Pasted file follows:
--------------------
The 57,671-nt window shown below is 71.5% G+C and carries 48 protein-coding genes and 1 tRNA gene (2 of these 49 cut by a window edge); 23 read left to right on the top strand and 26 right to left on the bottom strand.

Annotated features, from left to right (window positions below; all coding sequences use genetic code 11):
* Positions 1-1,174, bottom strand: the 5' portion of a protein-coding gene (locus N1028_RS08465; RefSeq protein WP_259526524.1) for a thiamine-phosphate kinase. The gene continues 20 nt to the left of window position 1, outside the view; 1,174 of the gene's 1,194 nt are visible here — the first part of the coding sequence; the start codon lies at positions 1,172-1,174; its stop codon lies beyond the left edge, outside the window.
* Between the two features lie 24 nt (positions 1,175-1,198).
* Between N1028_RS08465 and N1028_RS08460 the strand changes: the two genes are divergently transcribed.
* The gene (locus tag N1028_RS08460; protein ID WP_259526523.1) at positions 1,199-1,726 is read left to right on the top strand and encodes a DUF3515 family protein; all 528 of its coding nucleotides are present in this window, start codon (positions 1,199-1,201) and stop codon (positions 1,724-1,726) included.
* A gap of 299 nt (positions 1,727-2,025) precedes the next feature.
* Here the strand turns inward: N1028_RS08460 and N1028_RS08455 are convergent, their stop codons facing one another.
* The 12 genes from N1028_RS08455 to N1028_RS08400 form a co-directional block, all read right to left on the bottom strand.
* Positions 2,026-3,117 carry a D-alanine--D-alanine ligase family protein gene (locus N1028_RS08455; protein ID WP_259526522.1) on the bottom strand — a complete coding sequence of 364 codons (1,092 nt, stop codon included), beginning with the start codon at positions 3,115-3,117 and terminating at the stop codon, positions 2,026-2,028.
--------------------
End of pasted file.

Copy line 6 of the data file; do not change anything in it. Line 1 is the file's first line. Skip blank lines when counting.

* The gene (locus tag N1028_RS08460; protein ID WP_259526523.1) at positions 1,199-1,726 is read left to right on the top strand and encodes a DUF3515 family protein; all 528 of its coding nucleotides are present in this window, start codon (positions 1,199-1,201) and stop codon (positions 1,724-1,726) included.